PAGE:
Russian Flag

It is possible to learn a great deal about a nation and its history by looking at that country’s currency. In the case of the Russian Mint, the story began with the reforms passed by Peter the Great and continued for the rest of the Russian Empire’s history as each of the Tsars sought to leave their mark on Mother Russia. Tsarist rule ended with the rise of Communism in Russia, but the mint continued long after the fall of the Iron Curtain.

Each coin is a piece of Russian history that reflects the time in which it was made, and they are well worth studying.

Peter the Great’s Mint

Coins have been minted in Russia for many centuries, but the Russian mint as we know it is a relatively new institution. Peter the Great, once the leader of Russia, believed that his nation was falling behind the times. To fix that problem, he began a period of “westernization” that included building a new capital at St. Petersburg. He also decreed that the nation’s mint should be placed in the new capital in 1721, with the goal of turning the mint into a modern, mechanized organization.

It took several years to make the mint operational. Peter the Great imported the latest minting presses from Germany, and while this press was very expensive, it was also most advanced in all of Europe.

Production finally started in 1724, but it could only produce a small number of gold coins. The Mint gradually expanded over time, and the St. Petersburg location was producing all of the gold and silver coins used in Russia by 1765.

Gradual Expansion

The Russian Mint continued to expand after the end of Peter’s reign. As a very large nation, Russia needed to produce a massive number of coins to meet demand. This proved to be a problem for Russia since it had to import most of its precious metals.

The Russian government solved that problem in 1746 by adding a laboratory to the mint. The lab worked to develop better techniques for extracting usable precious metal from ore. This allowed Russia to start using the metals it mined from Siberia and the Ural mountains, which eventually led to the transition to an entirely domestic supply by the start of the 19th century.

The Russian Mint remained one of the largest and most advanced mints in the world until the start of the Second World War. The mint continued to expand to meet Russia’s demand for coins, and it adopted new technologies to increase production wherever it could - including early transitions to steam and electric power long before other mints.

The main problem with the mint’s location became apparent during the First World War. St. Petersburg is located near Russia’s western border, so it was vulnerable to attack from German forces. The government responded by moving minting operations to more sheltered cities in Russia, which led to the St. Petersburg Mint closing in 1918.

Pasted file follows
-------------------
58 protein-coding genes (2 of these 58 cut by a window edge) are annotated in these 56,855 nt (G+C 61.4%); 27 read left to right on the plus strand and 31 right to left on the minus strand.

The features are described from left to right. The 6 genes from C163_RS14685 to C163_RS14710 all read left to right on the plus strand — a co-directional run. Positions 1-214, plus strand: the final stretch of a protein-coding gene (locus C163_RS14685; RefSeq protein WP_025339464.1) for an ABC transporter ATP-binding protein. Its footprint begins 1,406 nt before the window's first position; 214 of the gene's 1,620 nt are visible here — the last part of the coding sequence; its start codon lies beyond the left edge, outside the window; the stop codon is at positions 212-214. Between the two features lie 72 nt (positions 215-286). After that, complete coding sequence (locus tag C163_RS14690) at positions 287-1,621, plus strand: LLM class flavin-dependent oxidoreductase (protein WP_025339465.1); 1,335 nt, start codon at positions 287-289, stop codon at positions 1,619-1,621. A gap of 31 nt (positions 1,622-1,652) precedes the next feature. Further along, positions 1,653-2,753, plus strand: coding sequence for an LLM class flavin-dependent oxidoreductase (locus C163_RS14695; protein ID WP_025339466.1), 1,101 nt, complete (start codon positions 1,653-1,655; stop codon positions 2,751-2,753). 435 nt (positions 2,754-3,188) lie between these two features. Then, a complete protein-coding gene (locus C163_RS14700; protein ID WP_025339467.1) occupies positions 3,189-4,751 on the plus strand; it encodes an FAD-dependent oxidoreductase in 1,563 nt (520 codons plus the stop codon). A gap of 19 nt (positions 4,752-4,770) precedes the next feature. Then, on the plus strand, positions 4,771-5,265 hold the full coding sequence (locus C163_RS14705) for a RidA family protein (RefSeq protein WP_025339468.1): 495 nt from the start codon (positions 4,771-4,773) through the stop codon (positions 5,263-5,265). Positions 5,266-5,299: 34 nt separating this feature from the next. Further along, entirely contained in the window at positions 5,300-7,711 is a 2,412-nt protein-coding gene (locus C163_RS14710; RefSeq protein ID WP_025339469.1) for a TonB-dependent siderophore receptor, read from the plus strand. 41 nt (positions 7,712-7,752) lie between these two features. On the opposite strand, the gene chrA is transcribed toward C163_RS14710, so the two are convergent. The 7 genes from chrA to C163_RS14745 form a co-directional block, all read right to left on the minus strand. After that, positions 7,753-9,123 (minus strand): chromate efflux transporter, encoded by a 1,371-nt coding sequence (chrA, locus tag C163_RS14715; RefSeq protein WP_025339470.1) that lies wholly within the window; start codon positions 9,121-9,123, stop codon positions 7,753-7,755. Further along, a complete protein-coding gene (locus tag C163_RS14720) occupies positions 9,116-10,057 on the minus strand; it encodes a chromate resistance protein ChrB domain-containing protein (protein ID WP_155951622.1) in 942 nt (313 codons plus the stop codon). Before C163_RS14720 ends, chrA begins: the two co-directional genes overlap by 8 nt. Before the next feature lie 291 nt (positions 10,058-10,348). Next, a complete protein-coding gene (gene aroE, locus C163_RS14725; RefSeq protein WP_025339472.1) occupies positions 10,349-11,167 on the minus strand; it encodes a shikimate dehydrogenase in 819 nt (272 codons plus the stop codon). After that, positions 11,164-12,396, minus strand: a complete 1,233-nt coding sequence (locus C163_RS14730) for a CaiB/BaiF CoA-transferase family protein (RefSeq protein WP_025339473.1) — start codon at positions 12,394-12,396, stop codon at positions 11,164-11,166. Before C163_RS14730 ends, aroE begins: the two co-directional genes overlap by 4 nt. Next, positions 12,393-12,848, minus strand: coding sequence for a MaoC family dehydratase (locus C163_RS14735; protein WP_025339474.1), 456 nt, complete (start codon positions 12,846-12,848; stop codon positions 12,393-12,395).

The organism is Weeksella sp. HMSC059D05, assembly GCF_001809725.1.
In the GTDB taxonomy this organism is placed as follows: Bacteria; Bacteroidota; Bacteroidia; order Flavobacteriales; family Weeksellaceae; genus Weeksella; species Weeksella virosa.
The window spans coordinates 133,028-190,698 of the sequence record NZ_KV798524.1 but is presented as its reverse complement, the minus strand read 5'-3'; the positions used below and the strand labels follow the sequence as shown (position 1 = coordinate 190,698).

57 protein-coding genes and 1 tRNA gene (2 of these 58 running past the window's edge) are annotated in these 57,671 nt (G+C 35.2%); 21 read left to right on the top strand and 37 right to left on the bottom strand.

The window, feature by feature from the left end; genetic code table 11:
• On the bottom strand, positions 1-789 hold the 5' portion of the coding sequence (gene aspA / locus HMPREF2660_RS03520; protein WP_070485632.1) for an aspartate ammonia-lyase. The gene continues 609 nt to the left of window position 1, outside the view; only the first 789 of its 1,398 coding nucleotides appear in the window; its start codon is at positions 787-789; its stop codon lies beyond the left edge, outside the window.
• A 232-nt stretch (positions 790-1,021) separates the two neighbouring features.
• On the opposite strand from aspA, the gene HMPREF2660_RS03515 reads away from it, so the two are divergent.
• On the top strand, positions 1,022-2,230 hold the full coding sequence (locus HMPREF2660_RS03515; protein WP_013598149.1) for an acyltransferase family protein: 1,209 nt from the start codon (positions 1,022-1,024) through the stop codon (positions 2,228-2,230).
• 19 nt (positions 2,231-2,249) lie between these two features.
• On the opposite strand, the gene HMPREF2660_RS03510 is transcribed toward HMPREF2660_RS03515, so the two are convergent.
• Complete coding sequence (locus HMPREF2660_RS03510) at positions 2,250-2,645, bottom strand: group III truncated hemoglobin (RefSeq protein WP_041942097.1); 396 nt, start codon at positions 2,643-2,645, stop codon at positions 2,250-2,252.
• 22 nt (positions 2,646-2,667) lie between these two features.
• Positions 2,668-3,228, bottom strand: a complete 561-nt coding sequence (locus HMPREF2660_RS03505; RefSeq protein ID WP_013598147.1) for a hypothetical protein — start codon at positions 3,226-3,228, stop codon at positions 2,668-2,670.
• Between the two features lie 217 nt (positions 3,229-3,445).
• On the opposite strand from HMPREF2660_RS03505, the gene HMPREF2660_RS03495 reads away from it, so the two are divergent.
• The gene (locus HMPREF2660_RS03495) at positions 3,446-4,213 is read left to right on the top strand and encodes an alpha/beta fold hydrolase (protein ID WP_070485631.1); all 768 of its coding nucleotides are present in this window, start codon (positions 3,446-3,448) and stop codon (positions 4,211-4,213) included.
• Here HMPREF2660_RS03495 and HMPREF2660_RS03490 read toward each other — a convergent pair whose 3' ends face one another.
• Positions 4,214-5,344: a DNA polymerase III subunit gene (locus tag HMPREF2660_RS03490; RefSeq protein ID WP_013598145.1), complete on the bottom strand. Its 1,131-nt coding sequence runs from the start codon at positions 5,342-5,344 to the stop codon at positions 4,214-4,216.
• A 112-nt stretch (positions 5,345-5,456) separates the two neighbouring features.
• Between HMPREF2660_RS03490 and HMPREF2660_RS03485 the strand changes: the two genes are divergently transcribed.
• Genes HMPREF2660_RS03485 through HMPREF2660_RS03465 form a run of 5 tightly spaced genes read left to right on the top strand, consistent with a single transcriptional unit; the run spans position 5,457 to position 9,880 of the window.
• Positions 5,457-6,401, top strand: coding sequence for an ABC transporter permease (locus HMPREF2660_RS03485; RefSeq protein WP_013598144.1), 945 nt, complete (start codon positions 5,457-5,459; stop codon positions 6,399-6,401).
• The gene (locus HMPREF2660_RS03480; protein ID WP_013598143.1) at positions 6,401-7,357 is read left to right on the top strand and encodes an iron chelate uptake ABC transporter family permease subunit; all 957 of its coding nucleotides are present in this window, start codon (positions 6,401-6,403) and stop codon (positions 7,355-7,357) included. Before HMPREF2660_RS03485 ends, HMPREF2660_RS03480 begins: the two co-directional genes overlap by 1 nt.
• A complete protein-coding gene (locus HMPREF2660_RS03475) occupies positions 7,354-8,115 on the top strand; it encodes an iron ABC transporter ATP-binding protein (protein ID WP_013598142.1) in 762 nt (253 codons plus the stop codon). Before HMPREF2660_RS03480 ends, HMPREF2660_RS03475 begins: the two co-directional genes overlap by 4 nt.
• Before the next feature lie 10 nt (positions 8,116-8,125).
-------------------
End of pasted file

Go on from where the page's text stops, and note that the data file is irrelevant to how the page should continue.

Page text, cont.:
This era is of some significance to coin collectors. The St. Petersburg Mint produced the first platinum coin in 1828 during the reign of Nicholas I. The first of these coins had a face value of 3 rubles, but the mint soon produced larger variants that were worth 6 and 12 rubles. Platinum was an exceedingly difficult metal to work with at the time, so this coin stands as proof of the mint’s skill.

Even so, relatively few platinum coins were minted before production ceased, and they remain rare and valuable items for collectors. The larger denominations are especially valuable - the 12 ruble coin is one of the rarest of all Russian coinage.

The Soviet Mint

The Russian Mint opened once more after the Soviet Revolution. The new Communist government was eager to introduce currency reforms as part of their efforts to break away from the monarchy’s traditions, so they decided to rename the mint and restart production. The Leningrad Mint, as it was now called, was once again one of the most productive in Europe.

That production was not limited to coins. The Soviet Union was very fond of medals and other awards, which were all made by the mint. The mint even produced disks for dental use. The government recognized that most of the nation’s best metalworkers could be found at the Leningrad Mint, so officials did not hesitate to call on the mint’s services when they needed precision work.

World War II caused the mint to move once again. During this time, the Russian Mint become part of the Goznak, Russia’s state-owned corporation in charge of currency, ID cards, medals, stamps and other important government goods.

The new mint produced many valuable goods after the war, most notably the commemorative coins for the Olympics of 1980. Many coins were produced in both gold and silver - coins which remain extraordinarily popular with collectors of both coins and sports memorabilia.

Modern Russian Coinage

Russian Palladium Ballerina

The Soviet Union is gone, but the Russian Mint remains. It is still one of the leaders in minting technology with particular skill in producing coins and similar items from multiple metals. Notably, it has used that skill to start producing a small amount of jewelry - something which is peculiar among the world’s mints.

One of the mint’s most notable creations in recent years is the George the Victorious Coin. This bullion coin is available in both gold and silver, and has been minted in gold since 2006 and in silver since 2009. The face value of the gold coin is 50 rubles, while the silver coin has a face value of 3 rubles. Both bear an image of a double-headed eagle on one side, and an image of Saint George and the dragon on the other. The silver version is also notable in that it is the first silver bullion coin that Russia has produced since the end of the Soviet Union.

Another popular modern Russian coin is the Palladium Ballerina Russian 10 Ruble. Struck by the Moscow Mint in 1990, this elegant palladium coin represents the the Russian ballet in an elegant and sophisticated way.

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